Plein air, a French word, literally translates as 'open air', and is defined as painting or drawing done outside, in the open air. The equivalent term in Italian would be alfresco. These works were taken directly from nature, and infused with a feeling of the open air. A relatively recent practice, painting outdoors became an important dimension of the landscape work of the Impressionists and painters of the Barbizon school. Although plein air painting should not be considered as synonymous with Impressionism or quick sketching, it became central to Impressionism.
The term is largely associated with the Impressionist artists of the late 1800s, a time when artists began to paint subject matter not normally seen: real people doing real, everyday things, and they came out of their studios into the open air to create their works. Impressionist artists were particularly interested in the influence of changing light outdoors on color. The popularity of plein air painting was aided by the development of easily portable painting equipment and materials, including paints sold in tubes.
Painting from life is a pursuit unlike any other painting technique. It challenges artists to concentrate completely on the information in front of them. Their senses absorb it all, from sight to sound, from temperature to atmosphere, and then channel these feelings into their vision in paint on paper or canvas. The roots of painting from life are found in 19th century Europe. In England, John Constable believed the artist should forget about formulas and trust his own vision in finding truth in nature. To find that 'truth', he made sketches outdoors, and then elaborated upon them in his studio. In France, at about the same time, in a small village called Barbizon, outside Paris, a group of artists focused their attentions on peasant life and the natural world surrounding it. Like Constable, Francois Millet and Gustave Courbet challenged conventions of their day, choosing everyday people and objects as their subjects.
These realists, as they came to be called, laid the groundwork for the mid-19th century revolution in France that took painting from life to its next development. Led by Edouard Manet, Claude Monet, Edouard Degas, Auguste Renoir, and others, the Impressionists espoused the belief that you should trust your eyes. To prove their theories, they took their paint tubes and easels outdoors, where they re-created the world as colors which suggested light.
Painting en plein air would forever change how we see the world. Artists in the United States were attracted to the concept, and many, like Californian Guy Rose, traveled to France to study with Monet. Suddenly, places with remarkable light were of particular interest to painters, on both the East and West coasts, as well as the American Southwest. In many of these areas painting colonies were formed. The goal of teachers and students alike was to capture the light and colors peculiar to these particular locales. Winslow Homer, Childe Hassam, and Thomas Hill are just a few of countless American artists well regarded for their plein air works. Philip Leslie Hale was known to pose models outdoors in his aunt's garden at Matunuck, Rhode Island, to obtain the effect of vibrant sunlight. Boston painter Edmund Tarbell's works were well received by the press, one critic noting that 'the effect of open air and real afternoon sunshine is unmistakanly there." William Merritt Chase is noted not only for his own plein air paintings of parks and seashores, but also for his outdoor summer teaching of art at such places as the Shinnecock Summer Art School on Long Island, Carmel, California, as well as abroad. On the West Coast, noted California plein air artists include: William Wendt, Edgar Payne, Jack Wilkinson Smith, Selden Connor Gile, Charles Rollo Peters, Hanson Puthuff, and Franz Bischoff.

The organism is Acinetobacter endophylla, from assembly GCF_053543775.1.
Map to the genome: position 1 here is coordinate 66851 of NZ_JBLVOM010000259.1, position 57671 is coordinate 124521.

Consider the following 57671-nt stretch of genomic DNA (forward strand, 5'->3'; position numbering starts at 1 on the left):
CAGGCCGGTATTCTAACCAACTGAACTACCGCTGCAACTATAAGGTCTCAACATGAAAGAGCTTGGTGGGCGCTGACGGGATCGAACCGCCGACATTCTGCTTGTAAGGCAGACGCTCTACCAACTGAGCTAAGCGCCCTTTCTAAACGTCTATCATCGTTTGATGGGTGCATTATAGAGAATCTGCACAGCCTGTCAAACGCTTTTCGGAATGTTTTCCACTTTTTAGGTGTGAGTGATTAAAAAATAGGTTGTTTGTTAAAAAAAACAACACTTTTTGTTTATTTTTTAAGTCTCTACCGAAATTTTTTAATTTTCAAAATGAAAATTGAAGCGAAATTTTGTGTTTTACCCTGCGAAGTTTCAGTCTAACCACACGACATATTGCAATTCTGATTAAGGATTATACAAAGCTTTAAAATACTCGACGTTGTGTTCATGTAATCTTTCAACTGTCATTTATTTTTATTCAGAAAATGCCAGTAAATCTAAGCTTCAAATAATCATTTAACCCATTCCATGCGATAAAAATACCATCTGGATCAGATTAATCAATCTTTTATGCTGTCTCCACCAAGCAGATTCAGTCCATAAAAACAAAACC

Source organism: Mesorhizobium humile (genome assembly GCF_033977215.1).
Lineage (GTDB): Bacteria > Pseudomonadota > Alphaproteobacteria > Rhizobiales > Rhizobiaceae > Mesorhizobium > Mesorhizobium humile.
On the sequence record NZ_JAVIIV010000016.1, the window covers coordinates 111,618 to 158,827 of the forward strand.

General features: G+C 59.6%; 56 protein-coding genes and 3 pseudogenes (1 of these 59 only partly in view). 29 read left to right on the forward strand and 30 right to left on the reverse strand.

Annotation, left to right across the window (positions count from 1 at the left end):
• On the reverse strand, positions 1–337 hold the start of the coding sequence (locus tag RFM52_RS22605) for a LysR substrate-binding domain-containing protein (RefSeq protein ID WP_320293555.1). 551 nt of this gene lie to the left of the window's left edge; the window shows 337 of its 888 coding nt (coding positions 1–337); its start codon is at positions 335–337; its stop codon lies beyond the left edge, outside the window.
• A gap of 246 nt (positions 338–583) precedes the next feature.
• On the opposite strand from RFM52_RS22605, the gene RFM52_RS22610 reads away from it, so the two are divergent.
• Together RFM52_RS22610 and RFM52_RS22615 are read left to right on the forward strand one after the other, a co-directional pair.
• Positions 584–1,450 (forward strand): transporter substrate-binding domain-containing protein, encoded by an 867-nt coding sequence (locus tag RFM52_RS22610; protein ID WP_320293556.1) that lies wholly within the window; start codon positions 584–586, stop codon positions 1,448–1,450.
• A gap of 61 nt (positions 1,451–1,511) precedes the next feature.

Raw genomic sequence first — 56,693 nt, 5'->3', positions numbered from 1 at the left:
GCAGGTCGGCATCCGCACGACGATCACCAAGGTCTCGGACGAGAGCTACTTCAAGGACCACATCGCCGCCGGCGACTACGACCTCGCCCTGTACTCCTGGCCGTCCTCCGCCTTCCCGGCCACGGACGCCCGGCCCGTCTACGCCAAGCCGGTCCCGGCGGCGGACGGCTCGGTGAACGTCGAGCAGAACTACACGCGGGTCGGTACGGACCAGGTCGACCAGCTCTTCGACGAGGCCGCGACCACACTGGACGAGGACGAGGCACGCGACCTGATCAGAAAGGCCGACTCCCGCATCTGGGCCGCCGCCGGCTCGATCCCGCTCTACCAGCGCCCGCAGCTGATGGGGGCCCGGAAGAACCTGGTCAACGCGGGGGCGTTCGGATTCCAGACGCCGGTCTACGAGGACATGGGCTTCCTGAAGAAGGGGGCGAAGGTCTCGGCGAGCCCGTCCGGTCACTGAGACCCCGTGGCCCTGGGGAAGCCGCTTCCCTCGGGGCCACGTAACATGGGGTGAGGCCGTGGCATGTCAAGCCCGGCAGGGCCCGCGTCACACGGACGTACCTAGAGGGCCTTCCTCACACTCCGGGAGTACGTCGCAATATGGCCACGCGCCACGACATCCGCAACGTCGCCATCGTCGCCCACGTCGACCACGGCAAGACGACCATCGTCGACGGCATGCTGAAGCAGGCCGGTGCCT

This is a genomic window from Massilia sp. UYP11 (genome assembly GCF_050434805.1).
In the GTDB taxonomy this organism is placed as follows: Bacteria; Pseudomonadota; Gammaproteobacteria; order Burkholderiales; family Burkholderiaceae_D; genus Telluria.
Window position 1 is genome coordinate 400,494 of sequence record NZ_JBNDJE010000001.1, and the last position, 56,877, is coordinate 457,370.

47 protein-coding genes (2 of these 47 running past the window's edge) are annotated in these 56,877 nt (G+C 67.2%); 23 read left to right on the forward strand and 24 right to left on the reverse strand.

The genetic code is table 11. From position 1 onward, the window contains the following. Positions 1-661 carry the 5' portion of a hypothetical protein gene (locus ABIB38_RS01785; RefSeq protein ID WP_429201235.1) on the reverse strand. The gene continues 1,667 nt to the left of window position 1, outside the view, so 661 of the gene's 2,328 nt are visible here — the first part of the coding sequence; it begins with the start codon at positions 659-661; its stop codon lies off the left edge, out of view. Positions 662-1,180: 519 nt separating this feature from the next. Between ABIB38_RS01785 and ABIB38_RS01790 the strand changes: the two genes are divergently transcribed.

Open-air artists attempt to capture an immediate impression of what the eye sees, rather than what the viewer knows or feels about the work. They study how light appears on subjects in different weather and at different times of the day, an interest that can be traced back to Realism. They prefer to work outdoors in natural light, rather than in their studio with sketches, and often their art tends to have brilliant colors that almost shimmer in their intensity.
Today, painting from life is a pursuit that continues to challenge the finest artists in the world. There are numerous associations of plein air painters, noteworthy among them being PAPA (Plein Air Painters of America) which was founded by Denise Burns, and counts among its signature members such artists as Peter Adams, Frank LaLumia, and George Strickland. The National Academy of Professional Plein Air Painters is another association, and its contemporary members include Deborah Chapin, Richard McDaniel, among many others.
Compiled by Teta Collins. Credit for much of the above information is given to the website of the Plein Air Painters of America (PAPA) and to that of the National Academy of Professional Plein Air Painters.